The second alternative was chosen because the sample was of reasonable size as it included in all thirty-one households.

The Gangadikara Vokkaligas of Bogadi on the other hand gave the fullest possible co-operation. Therefore, the author was able to get information about each and every Gangadikara Vokkaliga of the village. A complete and exhaustive study of the caste in the village was thus rendered possible.

In all the three villages a house to house enquiry was made. In each house, the author called at, she met and talked to the eldest member, male or female, whoever was available at the time. Generally for such interviews a number of family members were present accompanied by a few neighbours also. The author collected the data about the member of each family in the following way:

(1) Name of the informant.

(2) Place to which the informant belonged as also name of the village of the spouse.

(3) Distance between the villages of each marriage partner.

(4) The kula (clan) and Devaravokkalu of each marriage partner.

(5) A record regarding the kinship of each married couple before their marriage.

With so many people present to help one another, the data was discussed and any mistake was quickly rectified. When the final analysis of the genealogies was made it was found that the separate genealogies in each household could be joined into genealogies belonging to a small number of patrilineal clans. The number of genealogies were reduced to twenty in case of Bogadi, twelve in case of Pannikanahalli and six in case of Ommadihalli.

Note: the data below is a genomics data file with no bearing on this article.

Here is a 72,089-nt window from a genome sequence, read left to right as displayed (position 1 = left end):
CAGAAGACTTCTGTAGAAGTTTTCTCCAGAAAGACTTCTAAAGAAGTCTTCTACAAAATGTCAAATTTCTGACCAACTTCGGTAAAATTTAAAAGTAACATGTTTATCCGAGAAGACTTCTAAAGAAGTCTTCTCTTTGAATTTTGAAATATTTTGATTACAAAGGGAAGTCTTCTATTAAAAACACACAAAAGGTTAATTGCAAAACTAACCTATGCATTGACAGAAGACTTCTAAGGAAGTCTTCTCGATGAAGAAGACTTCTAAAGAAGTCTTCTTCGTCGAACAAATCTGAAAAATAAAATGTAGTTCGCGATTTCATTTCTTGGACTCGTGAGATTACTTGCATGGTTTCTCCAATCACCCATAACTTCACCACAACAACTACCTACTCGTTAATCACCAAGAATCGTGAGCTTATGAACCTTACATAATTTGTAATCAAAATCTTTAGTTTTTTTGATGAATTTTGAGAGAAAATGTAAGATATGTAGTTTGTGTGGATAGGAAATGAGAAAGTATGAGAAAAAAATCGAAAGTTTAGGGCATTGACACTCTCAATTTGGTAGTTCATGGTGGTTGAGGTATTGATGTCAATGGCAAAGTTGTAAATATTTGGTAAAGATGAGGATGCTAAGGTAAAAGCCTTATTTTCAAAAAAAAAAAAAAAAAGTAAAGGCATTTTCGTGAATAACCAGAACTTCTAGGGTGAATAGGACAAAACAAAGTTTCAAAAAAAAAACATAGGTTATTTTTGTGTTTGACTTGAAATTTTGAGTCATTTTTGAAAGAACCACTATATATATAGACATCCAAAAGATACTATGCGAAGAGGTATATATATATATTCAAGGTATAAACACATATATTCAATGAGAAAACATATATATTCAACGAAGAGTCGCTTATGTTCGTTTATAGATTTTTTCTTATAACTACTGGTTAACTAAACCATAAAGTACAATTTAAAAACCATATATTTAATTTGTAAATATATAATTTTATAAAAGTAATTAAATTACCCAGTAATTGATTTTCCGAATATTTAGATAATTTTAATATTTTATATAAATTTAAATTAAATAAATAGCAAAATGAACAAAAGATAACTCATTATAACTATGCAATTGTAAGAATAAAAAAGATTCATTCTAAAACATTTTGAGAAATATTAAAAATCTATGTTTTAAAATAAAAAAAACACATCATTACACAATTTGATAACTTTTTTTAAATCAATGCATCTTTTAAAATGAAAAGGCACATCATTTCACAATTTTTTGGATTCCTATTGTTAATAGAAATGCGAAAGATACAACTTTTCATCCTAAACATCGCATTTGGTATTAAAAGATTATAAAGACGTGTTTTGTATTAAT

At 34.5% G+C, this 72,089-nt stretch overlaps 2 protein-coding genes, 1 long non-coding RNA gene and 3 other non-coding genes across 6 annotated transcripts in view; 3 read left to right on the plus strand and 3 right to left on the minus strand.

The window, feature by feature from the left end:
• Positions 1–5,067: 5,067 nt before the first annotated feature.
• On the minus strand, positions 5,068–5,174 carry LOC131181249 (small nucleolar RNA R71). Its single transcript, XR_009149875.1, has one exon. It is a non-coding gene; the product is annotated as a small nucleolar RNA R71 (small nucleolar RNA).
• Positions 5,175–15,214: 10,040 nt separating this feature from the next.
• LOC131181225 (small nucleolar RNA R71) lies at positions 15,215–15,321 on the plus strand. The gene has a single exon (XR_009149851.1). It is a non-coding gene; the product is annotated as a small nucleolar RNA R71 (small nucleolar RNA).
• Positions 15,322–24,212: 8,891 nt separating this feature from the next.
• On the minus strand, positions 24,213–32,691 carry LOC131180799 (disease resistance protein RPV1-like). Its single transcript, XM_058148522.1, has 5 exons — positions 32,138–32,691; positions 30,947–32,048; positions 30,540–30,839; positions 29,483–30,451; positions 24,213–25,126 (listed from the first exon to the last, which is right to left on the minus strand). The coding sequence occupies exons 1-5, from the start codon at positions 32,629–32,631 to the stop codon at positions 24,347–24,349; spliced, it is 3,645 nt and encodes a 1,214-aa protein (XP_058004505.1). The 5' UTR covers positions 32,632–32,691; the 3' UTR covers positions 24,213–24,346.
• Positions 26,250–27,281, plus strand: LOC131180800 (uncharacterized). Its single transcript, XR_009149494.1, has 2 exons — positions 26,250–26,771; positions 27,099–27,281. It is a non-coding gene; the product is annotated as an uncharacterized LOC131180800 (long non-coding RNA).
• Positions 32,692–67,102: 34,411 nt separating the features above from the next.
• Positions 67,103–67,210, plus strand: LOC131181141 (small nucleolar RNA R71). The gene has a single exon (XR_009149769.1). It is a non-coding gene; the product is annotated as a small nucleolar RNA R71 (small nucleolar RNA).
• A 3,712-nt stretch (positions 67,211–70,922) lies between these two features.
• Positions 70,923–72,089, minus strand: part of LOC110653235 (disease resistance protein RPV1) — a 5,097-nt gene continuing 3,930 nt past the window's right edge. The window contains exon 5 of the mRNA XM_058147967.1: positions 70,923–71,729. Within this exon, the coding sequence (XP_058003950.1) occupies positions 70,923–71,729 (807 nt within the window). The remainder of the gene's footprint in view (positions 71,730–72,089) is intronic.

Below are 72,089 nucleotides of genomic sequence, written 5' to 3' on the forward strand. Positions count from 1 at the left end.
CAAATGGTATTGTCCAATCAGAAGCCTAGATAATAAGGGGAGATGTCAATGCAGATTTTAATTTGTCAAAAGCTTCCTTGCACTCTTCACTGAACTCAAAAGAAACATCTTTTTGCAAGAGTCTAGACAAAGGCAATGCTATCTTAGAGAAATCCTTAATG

Before proceeding further it is necessary to describe the genealogies presented in the appendix and also to explain the various columns of the accompanying registers. The name of the informant who supplied the genealogies is placed in blocks in the genealogical tables and is underlined in the corresponding registers. Members of the genealogies are numbered consecutively from left to right and from top to bottom, including all the marriage partners, starting from the male or the female of the oldest generation at the top left hand ending with the youngest child, at the bottom of the right hand corner of each genealogy. The registers and genealogies were prepared as a check, one on the other. For the presentation of the thesis the genealogies would have been quite enough. But, the register of names is necessary for cross-references. Besides, the register represents material which can be utilized for other sociological studies. The names in the register show prevalence of certain name types in a caste as also in a linguistic area. It also shows repeatations of names over certain generations. Hence the register is given as a separate appendix.

The exogamous unit was called Devara Vokkalu in the village Bogadi and kula and Derara Vokkulu in the other two villages. The Devara Vokkalus were given different letters of the alphabet and the Kulas were symbolised numerically. Shortage of the letters forced the author, in some cases to use the same letter with a comma over it, viz. B’, J’, etc.